Based on Opelika survivor’s life, “We’ll Meet Again” musical goes on tour

“We’ll Meet Again,” a musical based on the life of a Holocaust survivor in Alabama, is going on tour.

The show, based on the life of Opelika’s Henry Stern, debuted in Savannah, Ga., in August 2022, then moved to Stern’s adopted community, where he was known as “Mr. Opelika.”

Performances will be throughout Alabama and parts of Georgia in the coming month.

Playwright Jim Harris was friends with Stern long before he knew Stern’s story. “When I heard the backstory I was amazed,” Harris told this publication last year. The Barter Theatre in Virginia, the longest-running professional Equity theater in the country, had a program on “Shaping of America,” for original musicals on the development of the United States.

Harris wanted to do a story on World War II, and asked Stern for permission to adapt his story. The musical was supposed to debut in September 2020 at the Barter Theatre, but Covid cancelled the run.

Harris approached the Historic Savannah Theatre for a January 2022 debut, as the Savannah theatre had produced his “Civil War Voices” show in 2013. The continuing pandemic delayed the show to August.

Vocal arrangements and orchestrations were created by Mark Hayes, who is an award-winning concert pianist, composer, arranger, and conductor of international renown, who had worked with Harris on “Civil War Voices.”

Barter Theatre’s Richard Rose was slated to direct the musical before he retired, and after the Virginia performance was canceled, he was so committed to the show that he agreed to direct it in Savannah, and is continuing in that role.

Among those in attendance at the Opelika performance was Auburn Men’s Basketball Coach Bruce Pearl and his wife, Brandy. They knew that the show was about the Holocaust and patriotism, but not much more. They were so moved, they vowed that the Opelika performance would not be the end of the story, and are supporting the current tour.

“We were treated to something we really weren’t expecting,” Pearl said. “We were filled with great pride and happiness about the greatest country in the world that we love so dearly.”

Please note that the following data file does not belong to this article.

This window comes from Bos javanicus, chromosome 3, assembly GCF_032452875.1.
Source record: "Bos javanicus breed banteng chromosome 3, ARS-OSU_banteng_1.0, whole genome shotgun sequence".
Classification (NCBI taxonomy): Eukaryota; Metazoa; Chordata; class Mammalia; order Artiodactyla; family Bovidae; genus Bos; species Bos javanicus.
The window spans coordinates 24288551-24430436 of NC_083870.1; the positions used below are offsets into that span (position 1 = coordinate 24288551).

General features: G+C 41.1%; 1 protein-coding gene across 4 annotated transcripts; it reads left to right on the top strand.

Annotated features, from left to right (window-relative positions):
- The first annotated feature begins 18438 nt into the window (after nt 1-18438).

He added, “we want as many middle and high school students as possible to experience this production, so that others can laugh and cry and be moved and inspired by the music, the story, and the dancing — just like Brandy and I were.”

Pearl says the musical tells the story in a “sweet, historically accurate, interesting way,” and shows how the United States “stepped up” in the face of evil.

Pearl said Stern’s story has echoes of his own family’s story. “My grandfather was able to escape to the United States when he was 11 years old, bringing his three younger siblings to this country. But not all of his family made it, and many died in the Holocaust. This musical was for me another reminder of how grateful I am, to live in Alabama and be a basketball coach in Alabama.”

The main part of the story, Pearl said, is that Stern’s family survived and lived on, “as has mine.”

He added that for those who see the show, “this production will make them proud to be an American, because this country rescued this family, and many others.”

The musical features 1930s and 1940s era music, including many of the most popular songs and the swing dances of World War II, with such classics as “Boogie Woogie Bugle Boy,” “I’ll Be Seeing You,” and “Juke Box Saturday Night,” while also incorporating several Jewish and Hebrew songs.

“Our hope in creating this show is to capture the essence of what America has meant to the world in our best moments,” said Harris.

Stern’s journey